Layer 2 - Data Link layer

The Data Link layer has three primary jobs:

  1. Bus Arbitration: The Data Link layer controls "whose turn it is to talk?" on the medium.
  2. Framing of the bits: it puts the bits in proper order and fields
  3. Error detection and correction at the bit level

The Data Link layer is in charge of whose turn it is to talk on the wire. It will have a method for determining how its going to control the communication.

The Data Link layer has the job putting the bits in the correct order for sending out on the wire. The Data Link layer has the job of organizing the data in a frame. The frame consists of sections called fields. Each field will have a specific function such as Destination Address which identifies the host for which the data is being sent to. Other fields will be used for synchronizing source and destination clocks and others for error checking.

Fig. 1 Data Link Layer

The Data Link layer resides in the firmware layer of the network interface card. Firmware is software that is burnt into a read only memory. The node will have a unique address that identifies it from all other nodes. This address is called a physical address because it is burnt into the firmware. Ethernet network interface cards' unique address is typically called a MAC address after a Data Link sub-layer called the Media Access Control (MAC) layer.

The Data Link layer takes the packets and puts them into frames of bits: 1s and 0s for transmission and assembles received frames into packets. The Data Link layer works at the bit level and is concerned about bit sequence. Error checking is at the bit level and frames with errors are discarded and a request for re-transmission is sent out.

The Layer 2 - Data Link Layer is divided into the following subsections:

Synchronous Communications - Synchronous transmission is a method of data communication that requires the source and destination to synchronize their clocks together. This synchronization of the clocks can occur externally to the data information or be incorporated with the data information.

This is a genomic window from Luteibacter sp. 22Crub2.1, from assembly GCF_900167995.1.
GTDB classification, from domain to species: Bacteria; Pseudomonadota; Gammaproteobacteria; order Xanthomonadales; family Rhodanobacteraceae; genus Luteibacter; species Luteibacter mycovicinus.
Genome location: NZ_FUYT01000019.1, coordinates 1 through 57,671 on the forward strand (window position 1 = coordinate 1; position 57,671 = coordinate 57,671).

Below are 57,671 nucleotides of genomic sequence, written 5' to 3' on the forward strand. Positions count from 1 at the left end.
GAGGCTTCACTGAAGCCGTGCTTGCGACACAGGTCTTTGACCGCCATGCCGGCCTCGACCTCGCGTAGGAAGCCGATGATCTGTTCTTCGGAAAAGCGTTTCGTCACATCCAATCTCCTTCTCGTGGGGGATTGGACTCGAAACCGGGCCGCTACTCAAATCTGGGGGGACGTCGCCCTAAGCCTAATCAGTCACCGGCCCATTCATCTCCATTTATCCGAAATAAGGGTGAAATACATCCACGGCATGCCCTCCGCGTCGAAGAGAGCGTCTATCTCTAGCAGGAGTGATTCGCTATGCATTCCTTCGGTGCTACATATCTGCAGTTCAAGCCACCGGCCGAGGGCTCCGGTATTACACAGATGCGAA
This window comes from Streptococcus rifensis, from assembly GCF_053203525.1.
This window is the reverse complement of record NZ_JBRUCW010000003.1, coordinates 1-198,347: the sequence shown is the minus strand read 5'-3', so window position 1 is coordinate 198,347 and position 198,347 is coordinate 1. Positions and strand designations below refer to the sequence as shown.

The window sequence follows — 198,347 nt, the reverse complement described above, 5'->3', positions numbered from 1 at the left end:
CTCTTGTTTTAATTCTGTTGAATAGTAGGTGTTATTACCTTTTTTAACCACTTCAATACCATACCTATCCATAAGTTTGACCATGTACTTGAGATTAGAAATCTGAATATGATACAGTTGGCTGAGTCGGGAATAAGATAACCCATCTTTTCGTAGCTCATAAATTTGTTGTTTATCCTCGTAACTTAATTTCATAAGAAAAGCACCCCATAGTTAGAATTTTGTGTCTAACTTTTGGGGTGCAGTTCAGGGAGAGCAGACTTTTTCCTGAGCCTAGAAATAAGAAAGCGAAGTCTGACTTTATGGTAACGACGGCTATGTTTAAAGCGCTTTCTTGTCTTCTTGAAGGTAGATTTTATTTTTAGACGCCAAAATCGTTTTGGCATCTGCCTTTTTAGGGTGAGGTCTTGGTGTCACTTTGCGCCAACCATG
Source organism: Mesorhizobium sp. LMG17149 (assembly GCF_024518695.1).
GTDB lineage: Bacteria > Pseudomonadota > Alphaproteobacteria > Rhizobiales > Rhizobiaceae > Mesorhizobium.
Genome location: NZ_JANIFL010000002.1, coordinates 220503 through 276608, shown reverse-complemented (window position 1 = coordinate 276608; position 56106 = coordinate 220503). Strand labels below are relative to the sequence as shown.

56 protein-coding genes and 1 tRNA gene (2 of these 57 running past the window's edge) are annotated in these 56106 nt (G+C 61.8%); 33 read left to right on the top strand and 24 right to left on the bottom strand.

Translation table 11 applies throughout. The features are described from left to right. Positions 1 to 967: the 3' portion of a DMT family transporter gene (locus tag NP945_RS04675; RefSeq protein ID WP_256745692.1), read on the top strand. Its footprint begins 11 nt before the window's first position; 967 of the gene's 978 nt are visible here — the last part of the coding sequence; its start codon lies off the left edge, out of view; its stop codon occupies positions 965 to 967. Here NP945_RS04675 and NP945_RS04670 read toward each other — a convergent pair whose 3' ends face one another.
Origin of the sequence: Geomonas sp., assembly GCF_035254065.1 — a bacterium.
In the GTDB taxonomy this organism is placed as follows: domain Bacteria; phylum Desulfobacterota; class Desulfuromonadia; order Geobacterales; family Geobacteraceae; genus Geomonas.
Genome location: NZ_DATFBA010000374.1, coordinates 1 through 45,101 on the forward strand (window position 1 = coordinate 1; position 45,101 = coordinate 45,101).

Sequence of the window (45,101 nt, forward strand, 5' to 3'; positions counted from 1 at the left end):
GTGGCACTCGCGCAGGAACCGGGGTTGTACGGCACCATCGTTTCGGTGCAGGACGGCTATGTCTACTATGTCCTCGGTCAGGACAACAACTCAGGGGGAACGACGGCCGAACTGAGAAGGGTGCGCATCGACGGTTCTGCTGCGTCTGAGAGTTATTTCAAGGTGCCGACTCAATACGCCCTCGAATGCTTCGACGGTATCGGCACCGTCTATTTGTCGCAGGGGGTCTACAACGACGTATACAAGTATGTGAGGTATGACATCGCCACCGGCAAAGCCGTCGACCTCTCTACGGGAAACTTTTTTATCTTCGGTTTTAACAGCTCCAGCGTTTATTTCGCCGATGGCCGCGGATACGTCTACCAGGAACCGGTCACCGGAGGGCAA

Basic Synchronous Frame Structure - When dealing with synchronous communications, all synchronous protocols follow a basic frame structure. This section discusses the components that make up the basic frame structure.

IEEE802.2 - Logical Link Control (LLC) layer - The Logical Link Control Layer resides in the upper portion of the Data Link Layer. One of its original purposes is to provide method for directing traffic to a specific network operating system stack in a multiprotocol environment.

IEEE802.3 - Ethernet - The IEEE-802.3 Protocol is based on the Xerox Network Standard (XNS) called Ethernet. The IEEE-802.3 Protocol is commonly called Ethernet and there are many flavours of it.

IEEE802.5 - Token Ring - Token Ring is a token passing bus arbitration topology for the Physical and Data Link Layers. It is a logical ring and a physical star topology. Token Ring is pretty well not used anymore and is present here for archival purposes and because there is an industrial controls version in use that may benefit from this information.

Packet Sniffing - Capturing packets as they transverse through a network is called packet sniffing. This page shows how to interpret a captured hexadecimal packet and break it down to its component protocols.

Network Interface Cards (NIC) - Network Interface Cards reside partially in the Data Link layer and partially in the Physical layer. Surprisingly, there are a few different interfaces available for controling the network card.

Bridges - Bridges are both hardware and software devices. They can be standalone devices - separate boxes specifically designed for bridging applications, or they can be dedicated PCs with 2 NICs and bridging software. Most servers software will automatically act as a bridge when a second NIC card is installed.

Switches - Ethernet Switches (sometimes called switching hubs) are devices that have changed the way ethernet's bus arbitration works. Ethernet switches change that. They are based on circuit switching technology.

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Copyright July 2013 Eugene Blanchard